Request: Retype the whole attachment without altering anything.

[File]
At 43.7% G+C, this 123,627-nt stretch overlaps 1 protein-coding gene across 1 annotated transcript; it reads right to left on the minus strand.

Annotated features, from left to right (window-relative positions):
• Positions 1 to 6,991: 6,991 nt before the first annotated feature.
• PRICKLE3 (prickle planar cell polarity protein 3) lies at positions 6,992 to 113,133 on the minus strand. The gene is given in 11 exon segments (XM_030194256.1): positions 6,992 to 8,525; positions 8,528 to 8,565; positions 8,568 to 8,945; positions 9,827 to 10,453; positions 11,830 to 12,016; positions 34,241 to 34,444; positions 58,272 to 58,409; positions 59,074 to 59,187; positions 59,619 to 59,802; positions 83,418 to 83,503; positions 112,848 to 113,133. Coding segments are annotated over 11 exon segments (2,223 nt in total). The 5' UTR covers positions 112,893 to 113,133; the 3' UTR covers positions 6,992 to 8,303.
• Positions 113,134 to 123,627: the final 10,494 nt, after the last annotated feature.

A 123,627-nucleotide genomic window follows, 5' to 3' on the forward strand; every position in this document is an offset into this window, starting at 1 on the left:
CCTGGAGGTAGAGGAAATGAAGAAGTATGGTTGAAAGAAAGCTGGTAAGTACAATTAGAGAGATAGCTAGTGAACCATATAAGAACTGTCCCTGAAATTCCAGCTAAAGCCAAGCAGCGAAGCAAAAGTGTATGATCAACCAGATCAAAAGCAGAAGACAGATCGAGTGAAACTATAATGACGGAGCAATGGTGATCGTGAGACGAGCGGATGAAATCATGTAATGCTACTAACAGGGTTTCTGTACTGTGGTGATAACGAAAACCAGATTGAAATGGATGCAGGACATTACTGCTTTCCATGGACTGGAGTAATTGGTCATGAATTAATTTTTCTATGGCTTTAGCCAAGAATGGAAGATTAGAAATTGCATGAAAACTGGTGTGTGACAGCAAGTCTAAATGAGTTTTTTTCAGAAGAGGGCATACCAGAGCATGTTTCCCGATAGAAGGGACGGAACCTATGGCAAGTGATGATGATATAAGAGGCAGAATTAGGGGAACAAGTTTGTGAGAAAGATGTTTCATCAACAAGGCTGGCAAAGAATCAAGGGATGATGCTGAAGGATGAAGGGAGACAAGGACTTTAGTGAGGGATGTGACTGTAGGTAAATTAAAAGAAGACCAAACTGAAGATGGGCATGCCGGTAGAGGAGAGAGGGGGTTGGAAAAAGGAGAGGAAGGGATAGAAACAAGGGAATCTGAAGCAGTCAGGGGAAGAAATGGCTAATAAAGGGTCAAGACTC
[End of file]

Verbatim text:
At 43.7% G+C, this 123,627-nt stretch overlaps 1 protein-coding gene across 1 annotated transcript; it reads right to left on the minus strand.

Annotated features, from left to right (window-relative positions):
• Positions 1 to 6,991: 6,991 nt before the first annotated feature.
• PRICKLE3 (prickle planar cell polarity protein 3) lies at positions 6,992 to 113,133 on the minus strand. The gene is given in 11 exon segments (XM_030194256.1): positions 6,992 to 8,525; positions 8,528 to 8,565; positions 8,568 to 8,945; positions 9,827 to 10,453; positions 11,830 to 12,016; positions 34,241 to 34,444; positions 58,272 to 58,409; positions 59,074 to 59,187; positions 59,619 to 59,802; positions 83,418 to 83,503; positions 112,848 to 113,133. Coding segments are annotated over 11 exon segments (2,223 nt in total). The 5' UTR covers positions 112,893 to 113,133; the 3' UTR covers positions 6,992 to 8,303.
• Positions 113,134 to 123,627: the final 10,494 nt, after the last annotated feature.

A 123,627-nucleotide genomic window follows, 5' to 3' on the forward strand; every position in this document is an offset into this window, starting at 1 on the left:
CCTGGAGGTAGAGGAAATGAAGAAGTATGGTTGAAAGAAAGCTGGTAAGTACAATTAGAGAGATAGCTAGTGAACCATATAAGAACTGTCCCTGAAATTCCAGCTAAAGCCAAGCAGCGAAGCAAAAGTGTATGATCAACCAGATCAAAAGCAGAAGACAGATCGAGTGAAACTATAATGACGGAGCAATGGTGATCGTGAGACGAGCGGATGAAATCATGTAATGCTACTAACAGGGTTTCTGTACTGTGGTGATAACGAAAACCAGATTGAAATGGATGCAGGACATTACTGCTTTCCATGGACTGGAGTAATTGGTCATGAATTAATTTTTCTATGGCTTTAGCCAAGAATGGAAGATTAGAAATTGCATGAAAACTGGTGTGTGACAGCAAGTCTAAATGAGTTTTTTTCAGAAGAGGGCATACCAGAGCATGTTTCCCGATAGAAGGGACGGAACCTATGGCAAGTGATGATGATATAAGAGGCAGAATTAGGGGAACAAGTTTGTGAGAAAGATGTTTCATCAACAAGGCTGGCAAAGAATCAAGGGATGATGCTGAAGGATGAAGGGAGACAAGGACTTTAGTGAGGGATGTGACTGTAGGTAAATTAAAAGAAGACCAAACTGAAGATGGGCATGCCGGTAGAGGAGAGAGGGGGTTGGAAAAAGGAGAGGAAGGGATAGAAACAAGGGAATCTGAAGCAGTCAGGGGAAGAAATGGCTAATAAAGGGTCAAGACTC